The Doctor arrives in the city of Valhalla, on Callisto, one of Jupiter’s major moons, in the widely-human-colonized future. But despite the marvels of technology that Valhalla represents, something is amiss: the Doctor and the city’s administrator alone know that an alien invasion is imminent. As the city descends into panic and chaos, the Doctor enlists reluctant help from a few of the locals, but even his modest attempts to slow down the invasion draw the attention of the queen of the termite-like hoardes. They’ve arrived from another world, apparently having done a deal to buy Valhalla and its entire population – as livestock. But if the Doctor has anything to say about it, the deal is off.
Cast: Sylvester McCoy (The Doctor), Michelle Gomez (Jevvan), Phillip Jackson (Laxton), Susannah York (Our Mother / Registry / Tannoy), Fraser James (Gerium), Donna Berlin (Tin-Marie), Duncan Wisbey (Clerk / Sergeant / Pilot / New Tannoy), Dominic Frisby (Groom / Drome Guard / Resolute Pilot / Worker 1 / Marketeer), Jack Galagher (Worker 2)
LogBook entry and TheatEar review by Earl Green
Review: Though it starts out as a very typical late seventh Doctor story – the Doctor is already on the scene, insinuating himself into events already in progress – Valhalla becomes an even more typically generic Doctor Who story along the way. Much of the middle of the story seems to concern itself with avoiding the invaders, talking about the invaders, and wondering who in the world the Doctor is.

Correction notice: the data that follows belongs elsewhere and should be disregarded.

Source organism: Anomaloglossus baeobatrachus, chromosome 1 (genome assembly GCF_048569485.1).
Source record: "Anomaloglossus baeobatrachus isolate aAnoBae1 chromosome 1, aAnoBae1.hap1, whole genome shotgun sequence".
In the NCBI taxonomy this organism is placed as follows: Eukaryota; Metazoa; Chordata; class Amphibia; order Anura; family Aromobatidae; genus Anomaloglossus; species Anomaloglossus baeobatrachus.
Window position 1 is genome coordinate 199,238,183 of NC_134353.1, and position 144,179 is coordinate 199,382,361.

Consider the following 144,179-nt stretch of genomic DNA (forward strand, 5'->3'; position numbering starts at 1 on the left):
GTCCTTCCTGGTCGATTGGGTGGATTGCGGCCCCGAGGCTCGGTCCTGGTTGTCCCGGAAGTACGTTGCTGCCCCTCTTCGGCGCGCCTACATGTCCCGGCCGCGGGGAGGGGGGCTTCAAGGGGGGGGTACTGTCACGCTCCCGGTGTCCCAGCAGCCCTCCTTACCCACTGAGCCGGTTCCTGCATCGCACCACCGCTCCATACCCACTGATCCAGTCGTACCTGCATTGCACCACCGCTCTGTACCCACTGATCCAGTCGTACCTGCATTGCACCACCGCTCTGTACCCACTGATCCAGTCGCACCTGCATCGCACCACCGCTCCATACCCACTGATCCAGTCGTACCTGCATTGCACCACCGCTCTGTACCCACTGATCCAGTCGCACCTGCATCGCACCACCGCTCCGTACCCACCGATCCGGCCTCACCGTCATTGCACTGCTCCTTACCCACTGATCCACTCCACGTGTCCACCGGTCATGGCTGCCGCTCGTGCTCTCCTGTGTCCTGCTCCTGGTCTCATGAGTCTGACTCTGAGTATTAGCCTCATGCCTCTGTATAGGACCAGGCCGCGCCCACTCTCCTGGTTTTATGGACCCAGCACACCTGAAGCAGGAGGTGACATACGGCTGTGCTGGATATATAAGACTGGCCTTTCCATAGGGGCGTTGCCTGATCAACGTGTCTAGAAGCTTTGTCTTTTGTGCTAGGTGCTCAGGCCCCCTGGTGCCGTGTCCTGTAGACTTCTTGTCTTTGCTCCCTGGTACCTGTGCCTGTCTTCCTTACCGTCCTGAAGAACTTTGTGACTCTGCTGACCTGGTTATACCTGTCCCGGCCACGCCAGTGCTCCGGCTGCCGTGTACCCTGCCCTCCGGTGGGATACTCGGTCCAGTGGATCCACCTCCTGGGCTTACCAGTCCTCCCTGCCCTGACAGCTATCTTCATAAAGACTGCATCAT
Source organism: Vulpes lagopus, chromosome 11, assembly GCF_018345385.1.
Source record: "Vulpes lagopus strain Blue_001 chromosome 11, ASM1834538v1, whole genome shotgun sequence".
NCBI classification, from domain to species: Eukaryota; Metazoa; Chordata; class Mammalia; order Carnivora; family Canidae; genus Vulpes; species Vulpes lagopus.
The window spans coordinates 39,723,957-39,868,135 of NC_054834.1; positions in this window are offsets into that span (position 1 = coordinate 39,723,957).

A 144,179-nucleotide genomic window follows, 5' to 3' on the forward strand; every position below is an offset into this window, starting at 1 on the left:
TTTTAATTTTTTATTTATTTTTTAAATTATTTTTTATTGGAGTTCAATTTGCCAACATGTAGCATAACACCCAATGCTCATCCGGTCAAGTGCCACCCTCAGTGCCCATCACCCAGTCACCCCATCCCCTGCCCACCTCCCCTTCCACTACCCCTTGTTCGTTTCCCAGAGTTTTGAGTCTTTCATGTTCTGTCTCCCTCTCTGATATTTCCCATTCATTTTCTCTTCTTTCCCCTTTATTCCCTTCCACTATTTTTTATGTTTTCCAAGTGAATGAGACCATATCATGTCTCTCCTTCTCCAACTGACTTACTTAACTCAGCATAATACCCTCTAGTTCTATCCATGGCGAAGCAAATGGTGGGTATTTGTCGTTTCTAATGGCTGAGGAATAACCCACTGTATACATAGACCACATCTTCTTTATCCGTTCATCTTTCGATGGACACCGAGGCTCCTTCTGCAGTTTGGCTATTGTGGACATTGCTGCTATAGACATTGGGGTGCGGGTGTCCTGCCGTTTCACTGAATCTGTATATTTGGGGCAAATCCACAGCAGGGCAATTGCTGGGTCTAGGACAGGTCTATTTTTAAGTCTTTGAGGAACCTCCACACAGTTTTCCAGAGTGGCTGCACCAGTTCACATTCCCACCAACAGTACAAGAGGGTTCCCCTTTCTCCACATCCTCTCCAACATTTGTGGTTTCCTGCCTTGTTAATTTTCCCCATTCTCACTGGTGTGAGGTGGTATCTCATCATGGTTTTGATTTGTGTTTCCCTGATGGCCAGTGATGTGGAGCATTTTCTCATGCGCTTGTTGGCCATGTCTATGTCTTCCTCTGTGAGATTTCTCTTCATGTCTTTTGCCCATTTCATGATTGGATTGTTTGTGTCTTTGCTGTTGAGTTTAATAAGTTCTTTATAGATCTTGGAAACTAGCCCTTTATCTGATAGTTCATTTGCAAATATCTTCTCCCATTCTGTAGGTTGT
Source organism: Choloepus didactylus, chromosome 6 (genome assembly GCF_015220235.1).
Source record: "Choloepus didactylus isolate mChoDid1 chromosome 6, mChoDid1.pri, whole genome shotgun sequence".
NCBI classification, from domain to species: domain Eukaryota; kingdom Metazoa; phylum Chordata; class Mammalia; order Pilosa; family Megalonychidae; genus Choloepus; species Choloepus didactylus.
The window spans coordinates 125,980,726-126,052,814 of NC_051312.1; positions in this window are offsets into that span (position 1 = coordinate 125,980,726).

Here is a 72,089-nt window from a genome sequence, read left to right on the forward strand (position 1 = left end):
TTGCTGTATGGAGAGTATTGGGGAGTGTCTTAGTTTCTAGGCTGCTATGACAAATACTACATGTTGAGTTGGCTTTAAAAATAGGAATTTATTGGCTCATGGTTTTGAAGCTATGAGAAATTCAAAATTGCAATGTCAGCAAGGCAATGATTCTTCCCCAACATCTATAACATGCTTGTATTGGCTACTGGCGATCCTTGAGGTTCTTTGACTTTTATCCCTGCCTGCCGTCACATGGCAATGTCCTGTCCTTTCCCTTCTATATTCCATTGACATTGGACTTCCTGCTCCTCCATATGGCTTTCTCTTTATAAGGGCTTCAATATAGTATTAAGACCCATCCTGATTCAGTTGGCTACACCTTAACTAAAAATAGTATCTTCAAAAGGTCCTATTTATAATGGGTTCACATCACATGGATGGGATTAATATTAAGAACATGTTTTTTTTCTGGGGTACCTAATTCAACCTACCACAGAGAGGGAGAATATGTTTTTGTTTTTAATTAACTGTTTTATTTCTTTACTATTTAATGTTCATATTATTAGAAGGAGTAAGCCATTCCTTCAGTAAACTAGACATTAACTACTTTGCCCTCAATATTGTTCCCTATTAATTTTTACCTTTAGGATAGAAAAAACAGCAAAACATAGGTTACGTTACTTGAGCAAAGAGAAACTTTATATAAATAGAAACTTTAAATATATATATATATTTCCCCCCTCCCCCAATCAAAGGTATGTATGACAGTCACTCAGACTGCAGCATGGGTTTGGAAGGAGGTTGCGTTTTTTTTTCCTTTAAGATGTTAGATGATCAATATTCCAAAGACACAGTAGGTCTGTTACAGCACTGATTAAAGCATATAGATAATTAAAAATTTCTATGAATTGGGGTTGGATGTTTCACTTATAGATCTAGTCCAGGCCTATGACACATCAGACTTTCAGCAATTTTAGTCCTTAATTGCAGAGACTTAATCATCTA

Things don’t really get interesting again until part four…but by then, my brain’s switched over to autopilot. Susannah York is an interesting casting choice as the termite-creatures’ queen, but it’s hardly a role demanding an actress of that stature. (To give her credit for being a real trouper, Ms. York seems to be enjoying her new role as a giant termite in the CD extras.) The rest of the cast is good in their various respective “oh-my-God-what’s-going-on” roles.
There’s nothing especially wrong with Valhalla – it’s a perfectly serviceable, but surprisingly average, adventure. I guess I’m used to the seventh Doctor’s adventures being a little bit more cutting-edge.